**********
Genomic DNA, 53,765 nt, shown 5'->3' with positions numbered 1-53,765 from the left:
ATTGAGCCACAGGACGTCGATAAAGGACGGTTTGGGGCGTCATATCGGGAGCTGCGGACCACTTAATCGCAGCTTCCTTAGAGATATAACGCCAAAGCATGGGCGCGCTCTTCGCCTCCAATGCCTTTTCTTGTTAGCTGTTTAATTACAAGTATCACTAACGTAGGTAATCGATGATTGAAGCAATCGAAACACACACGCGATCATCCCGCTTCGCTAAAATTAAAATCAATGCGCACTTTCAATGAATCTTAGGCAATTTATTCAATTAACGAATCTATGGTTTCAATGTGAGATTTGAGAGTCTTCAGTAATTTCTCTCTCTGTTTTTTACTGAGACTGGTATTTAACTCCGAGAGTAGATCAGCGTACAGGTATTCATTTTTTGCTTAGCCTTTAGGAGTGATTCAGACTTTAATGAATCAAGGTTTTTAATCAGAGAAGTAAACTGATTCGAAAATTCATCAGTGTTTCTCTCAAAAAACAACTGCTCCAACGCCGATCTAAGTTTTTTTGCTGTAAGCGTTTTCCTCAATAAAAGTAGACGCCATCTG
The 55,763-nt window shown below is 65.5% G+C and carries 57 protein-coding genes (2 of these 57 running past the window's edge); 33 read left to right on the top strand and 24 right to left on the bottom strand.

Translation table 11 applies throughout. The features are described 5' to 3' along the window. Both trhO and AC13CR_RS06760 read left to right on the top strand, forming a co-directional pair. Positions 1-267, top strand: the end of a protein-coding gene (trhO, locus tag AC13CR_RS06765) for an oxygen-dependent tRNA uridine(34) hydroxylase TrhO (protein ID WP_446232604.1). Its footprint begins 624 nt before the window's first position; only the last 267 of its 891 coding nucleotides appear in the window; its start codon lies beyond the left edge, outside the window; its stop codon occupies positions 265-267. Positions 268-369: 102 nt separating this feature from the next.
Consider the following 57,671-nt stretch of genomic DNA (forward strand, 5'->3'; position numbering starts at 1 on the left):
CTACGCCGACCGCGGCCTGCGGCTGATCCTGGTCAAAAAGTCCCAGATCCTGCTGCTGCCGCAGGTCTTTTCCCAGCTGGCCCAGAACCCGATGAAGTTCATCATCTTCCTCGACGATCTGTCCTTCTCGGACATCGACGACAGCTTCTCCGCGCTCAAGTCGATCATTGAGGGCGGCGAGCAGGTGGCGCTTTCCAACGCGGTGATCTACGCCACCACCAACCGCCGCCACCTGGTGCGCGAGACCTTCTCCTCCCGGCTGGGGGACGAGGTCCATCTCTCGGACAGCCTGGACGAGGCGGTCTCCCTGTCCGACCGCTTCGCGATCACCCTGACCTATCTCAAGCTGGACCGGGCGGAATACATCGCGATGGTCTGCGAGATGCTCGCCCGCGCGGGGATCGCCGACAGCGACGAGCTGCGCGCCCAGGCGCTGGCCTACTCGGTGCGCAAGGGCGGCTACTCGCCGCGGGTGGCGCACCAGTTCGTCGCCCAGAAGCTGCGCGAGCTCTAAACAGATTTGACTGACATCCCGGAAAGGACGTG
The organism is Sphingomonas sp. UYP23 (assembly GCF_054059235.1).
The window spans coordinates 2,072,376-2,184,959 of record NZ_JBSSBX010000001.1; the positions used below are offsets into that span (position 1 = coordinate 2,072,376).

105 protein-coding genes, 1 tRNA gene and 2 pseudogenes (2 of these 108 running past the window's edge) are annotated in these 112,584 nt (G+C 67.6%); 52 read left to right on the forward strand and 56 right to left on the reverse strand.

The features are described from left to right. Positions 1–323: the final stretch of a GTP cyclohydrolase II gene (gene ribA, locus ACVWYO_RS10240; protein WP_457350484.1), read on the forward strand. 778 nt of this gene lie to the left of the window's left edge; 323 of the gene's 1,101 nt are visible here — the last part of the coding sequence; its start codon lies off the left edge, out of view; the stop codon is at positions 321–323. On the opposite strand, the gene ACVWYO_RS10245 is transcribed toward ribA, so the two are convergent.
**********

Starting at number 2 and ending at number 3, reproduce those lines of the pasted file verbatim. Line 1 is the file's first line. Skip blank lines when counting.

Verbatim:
ATTGAGCCACAGGACGTCGATAAAGGACGGTTTGGGGCGTCATATCGGGAGCTGCGGACCACTTAATCGCAGCTTCCTTAGAGATATAACGCCAAAGCATGGGCGCGCTCTTCGCCTCCAATGCCTTTTCTTGTTAGCTGTTTAATTACAAGTATCACTAACGTAGGTAATCGATGATTGAAGCAATCGAAACACACACGCGATCATCCCGCTTCGCTAAAATTAAAATCAATGCGCACTTTCAATGAATCTTAGGCAATTTATTCAATTAACGAATCTATGGTTTCAATGTGAGATTTGAGAGTCTTCAGTAATTTCTCTCTCTGTTTTTTACTGAGACTGGTATTTAACTCCGAGAGTAGATCAGCGTACAGGTATTCATTTTTTGCTTAGCCTTTAGGAGTGATTCAGACTTTAATGAATCAAGGTTTTTAATCAGAGAAGTAAACTGATTCGAAAATTCATCAGTGTTTCTCTCAAAAAACAACTGCTCCAACGCCGATCTAAGTTTTTTTGCTGTAAGCGTTTTCCTCAATAAAAGTAGACGCCATCTG
The 55,763-nt window shown below is 65.5% G+C and carries 57 protein-coding genes (2 of these 57 running past the window's edge); 33 read left to right on the top strand and 24 right to left on the bottom strand.